purpose of defrauding the heir, the legatees, the beneficiaries of a trust, or
the slaves entitled to freedom under the will does not produce it.
(4) He is considered to suppress a will who having it in his possession
and being able to produce it, takes care not to do so.
(5) If a codicil is concealed and not produced, it is considered to be
(6) It is provided by the Perpetual Edict1 that if a will is
not produced proceedings can be instituted within the year to compel its
production through an interdict, by means of which the party who suppressed it
can be forced to produce it. Where the instrument is written either on papyrus
or parchment, it comes under the head of a will.
1 The Prętor was invested with extraordinary power with
reference to subjects included in his jurisdiction. His edict, inscribed upon
the "album" or "tablet" — so called from its white color — posted
conspicuously in the Forum, announced to all the formulas of practice, and the
principles which were to form the bases of his decrees for the ensuing year. It
is true that he usually adopted, with slight modification, those promulgated by
his predecessors, but he was, by no means, obliged to do so. A new order of
proceeding, other rules of judicial conduct, were ever at his disposal, on the
assumption of his magisterial duties; provided, of course, that he could frame
them, that they were not inequitable, and did not interfere with the rights of
the litigants who appeared before him. This vast authority, which, to a certain
extent, practically conferred upon the person in whom it was vested the
privilege of legislation, was naturally liable to abuse; and led to the
enactment of the Edictum Perpetuum, or "Continuous Edict", by whose
provisions the Prętor was deprived of the arbitrary power to issue new
edicts arising from the circumstances of any particular case, and was compelled
to adhere to the rules which he himself had prescribed for his guidance during
his term of office. This regulation, whose observance was originally optional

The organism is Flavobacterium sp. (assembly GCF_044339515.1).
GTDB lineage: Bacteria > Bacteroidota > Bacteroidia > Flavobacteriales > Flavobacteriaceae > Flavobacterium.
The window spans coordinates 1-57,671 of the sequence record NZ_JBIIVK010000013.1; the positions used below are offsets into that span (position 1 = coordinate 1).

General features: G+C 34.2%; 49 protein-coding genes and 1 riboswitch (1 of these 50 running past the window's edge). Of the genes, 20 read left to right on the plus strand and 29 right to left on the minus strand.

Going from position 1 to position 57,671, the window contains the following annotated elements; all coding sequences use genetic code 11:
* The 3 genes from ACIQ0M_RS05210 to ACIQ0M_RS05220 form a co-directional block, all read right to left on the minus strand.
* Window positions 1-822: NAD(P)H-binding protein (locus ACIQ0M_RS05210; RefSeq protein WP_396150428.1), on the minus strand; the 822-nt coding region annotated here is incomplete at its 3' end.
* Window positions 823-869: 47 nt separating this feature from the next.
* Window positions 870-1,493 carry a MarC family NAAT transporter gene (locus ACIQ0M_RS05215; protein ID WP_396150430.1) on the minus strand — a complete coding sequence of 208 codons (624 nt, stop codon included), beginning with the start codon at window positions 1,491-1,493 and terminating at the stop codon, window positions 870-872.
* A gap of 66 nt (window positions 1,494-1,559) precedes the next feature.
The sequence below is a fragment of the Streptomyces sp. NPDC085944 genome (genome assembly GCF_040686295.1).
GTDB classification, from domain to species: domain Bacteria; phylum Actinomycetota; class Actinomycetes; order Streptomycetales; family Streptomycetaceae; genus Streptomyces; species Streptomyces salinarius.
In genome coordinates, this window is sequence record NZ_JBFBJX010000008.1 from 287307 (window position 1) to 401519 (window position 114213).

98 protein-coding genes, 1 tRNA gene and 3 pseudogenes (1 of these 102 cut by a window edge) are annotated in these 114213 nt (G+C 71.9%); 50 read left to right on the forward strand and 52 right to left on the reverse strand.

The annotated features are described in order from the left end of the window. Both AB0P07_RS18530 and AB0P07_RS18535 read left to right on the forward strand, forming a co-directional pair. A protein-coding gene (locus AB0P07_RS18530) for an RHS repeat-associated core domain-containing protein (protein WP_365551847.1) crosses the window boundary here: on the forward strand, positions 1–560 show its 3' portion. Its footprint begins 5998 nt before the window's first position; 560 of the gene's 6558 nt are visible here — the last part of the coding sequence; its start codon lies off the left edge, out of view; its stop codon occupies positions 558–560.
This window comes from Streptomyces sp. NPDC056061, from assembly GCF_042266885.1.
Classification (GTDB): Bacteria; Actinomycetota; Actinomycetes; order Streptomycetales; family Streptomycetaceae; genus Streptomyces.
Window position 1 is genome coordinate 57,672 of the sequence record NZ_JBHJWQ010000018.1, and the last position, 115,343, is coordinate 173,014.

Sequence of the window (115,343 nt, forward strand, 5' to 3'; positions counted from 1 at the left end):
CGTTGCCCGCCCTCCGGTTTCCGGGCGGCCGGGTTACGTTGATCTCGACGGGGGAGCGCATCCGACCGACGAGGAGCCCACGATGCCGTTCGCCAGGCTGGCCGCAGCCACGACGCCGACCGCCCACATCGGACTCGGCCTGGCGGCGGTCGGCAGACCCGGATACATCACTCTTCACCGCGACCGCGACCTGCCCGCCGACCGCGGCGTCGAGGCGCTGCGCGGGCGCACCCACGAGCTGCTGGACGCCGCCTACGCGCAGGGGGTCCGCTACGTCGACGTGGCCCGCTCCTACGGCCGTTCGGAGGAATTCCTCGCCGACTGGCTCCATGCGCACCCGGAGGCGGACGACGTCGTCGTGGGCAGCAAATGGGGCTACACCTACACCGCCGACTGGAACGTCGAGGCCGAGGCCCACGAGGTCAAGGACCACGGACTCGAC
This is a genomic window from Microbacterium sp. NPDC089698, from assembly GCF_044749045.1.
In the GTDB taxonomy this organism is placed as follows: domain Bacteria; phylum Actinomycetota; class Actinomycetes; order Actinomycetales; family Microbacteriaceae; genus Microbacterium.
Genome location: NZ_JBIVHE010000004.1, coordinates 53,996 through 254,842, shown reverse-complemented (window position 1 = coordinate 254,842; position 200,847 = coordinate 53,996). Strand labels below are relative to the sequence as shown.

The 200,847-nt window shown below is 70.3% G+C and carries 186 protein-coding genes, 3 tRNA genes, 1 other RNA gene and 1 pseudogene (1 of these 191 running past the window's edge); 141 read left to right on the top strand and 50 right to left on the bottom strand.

with the Prętor, became compulsory with the passage of the Lex
Cornelia, 67 B. C.; and effectively disposed of the Edicta Repentina
or Extraordinaria, which has reference only to individual cases, and too
frequently had been inspired by the caprice or prejudice of the occupant of the
In A. D. 131, during the reign of Hadrian, the Prętorian Edict,
the interpretation and enforcement of which had previously been largely left to
the discretion of the magistrate, acquired new legal authority through express
Imperial sanction. Salvius Julianus, one of the most renowned jurists of the
age, was ordered by the Emperor to revise the Edict as it then stood, with a
view to having it enacted as a law. During the process of revision, many
changes appear to have been made, some of them arbitrarily in accordance with
the opinions of the compiler, others at the suggestion of the Emperor himself.
The result of this was that, as strict construction and rigid application of
the terms of the Edict now became obligatory on the Prętor, his equitable
jurisdiction was greatly curtailed, often to the serious embarrassment and
hardship of litigants, who sought relief in his Court from the severe and
inflexible principles prescribed by the Civil Law. — ED.
CONCERNING THE SUCCESSION OF PERSONS
(6) ... 2
(14) The following difference exists between agnates and cognates,
namely, cognates are included among agnates, but agnates are not included among
cognates; and therefore a paternal uncle is both an agnate and a cognate, but a
maternal uncle is a cognate but not an agnate. (15) (16) (17)
(18) Where one brother is dead, his surviving brother has a living son
and there is a grandson of the deceased brother, the son of the former will be
preferred to the grandson of the latter.
(20) The son of a brother is preferred to the son of a sister, where the
property of an intestate estate is concerned.
(21) By the ancient Civil Law, if legal heirs merely enter upon an
estate within a hundred days the succession is transferred to the next of
(22) Women beyond the degree of sisters are not admitted to the
succession of intestate estates; and this is considered to have been
established by the Voconian rule under the Civil Law. The Law of the Twelve
Tables, however, admits agnates without this distinction of sex.
(22a) Although women beyond the degree of sisters are not admitted to
the succession of intestate estates, they are, nevertheless, not prevented from
demanding prętorian possession on the ground of relationship.